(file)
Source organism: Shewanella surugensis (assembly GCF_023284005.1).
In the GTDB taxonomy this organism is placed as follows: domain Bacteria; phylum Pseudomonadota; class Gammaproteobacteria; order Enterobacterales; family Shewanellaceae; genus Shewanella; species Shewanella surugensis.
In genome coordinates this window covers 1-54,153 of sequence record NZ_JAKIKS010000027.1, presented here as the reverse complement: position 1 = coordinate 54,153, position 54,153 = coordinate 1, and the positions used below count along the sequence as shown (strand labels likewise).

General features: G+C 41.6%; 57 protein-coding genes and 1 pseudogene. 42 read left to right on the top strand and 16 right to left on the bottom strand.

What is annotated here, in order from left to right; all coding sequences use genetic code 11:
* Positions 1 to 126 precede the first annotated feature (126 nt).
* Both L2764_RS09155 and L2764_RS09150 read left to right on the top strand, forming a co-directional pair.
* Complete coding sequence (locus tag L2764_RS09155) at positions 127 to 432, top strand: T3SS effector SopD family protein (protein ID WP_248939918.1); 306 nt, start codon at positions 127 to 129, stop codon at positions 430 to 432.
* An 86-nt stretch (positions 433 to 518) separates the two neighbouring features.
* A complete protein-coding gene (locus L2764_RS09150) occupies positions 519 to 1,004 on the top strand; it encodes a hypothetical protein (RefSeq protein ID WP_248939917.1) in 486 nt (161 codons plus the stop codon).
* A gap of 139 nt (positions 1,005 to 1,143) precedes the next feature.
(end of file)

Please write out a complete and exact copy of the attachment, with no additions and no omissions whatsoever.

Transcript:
Source organism: Shewanella surugensis (assembly GCF_023284005.1).
In the GTDB taxonomy this organism is placed as follows: domain Bacteria; phylum Pseudomonadota; class Gammaproteobacteria; order Enterobacterales; family Shewanellaceae; genus Shewanella; species Shewanella surugensis.
In genome coordinates this window covers 1-54,153 of sequence record NZ_JAKIKS010000027.1, presented here as the reverse complement: position 1 = coordinate 54,153, position 54,153 = coordinate 1, and the positions used below count along the sequence as shown (strand labels likewise).

General features: G+C 41.6%; 57 protein-coding genes and 1 pseudogene. 42 read left to right on the top strand and 16 right to left on the bottom strand.

What is annotated here, in order from left to right; all coding sequences use genetic code 11:
* Positions 1 to 126 precede the first annotated feature (126 nt).
* Both L2764_RS09155 and L2764_RS09150 read left to right on the top strand, forming a co-directional pair.
* Complete coding sequence (locus tag L2764_RS09155) at positions 127 to 432, top strand: T3SS effector SopD family protein (protein ID WP_248939918.1); 306 nt, start codon at positions 127 to 129, stop codon at positions 430 to 432.
* An 86-nt stretch (positions 433 to 518) separates the two neighbouring features.
* A complete protein-coding gene (locus L2764_RS09150) occupies positions 519 to 1,004 on the top strand; it encodes a hypothetical protein (RefSeq protein ID WP_248939917.1) in 486 nt (161 codons plus the stop codon).
* A gap of 139 nt (positions 1,005 to 1,143) precedes the next feature.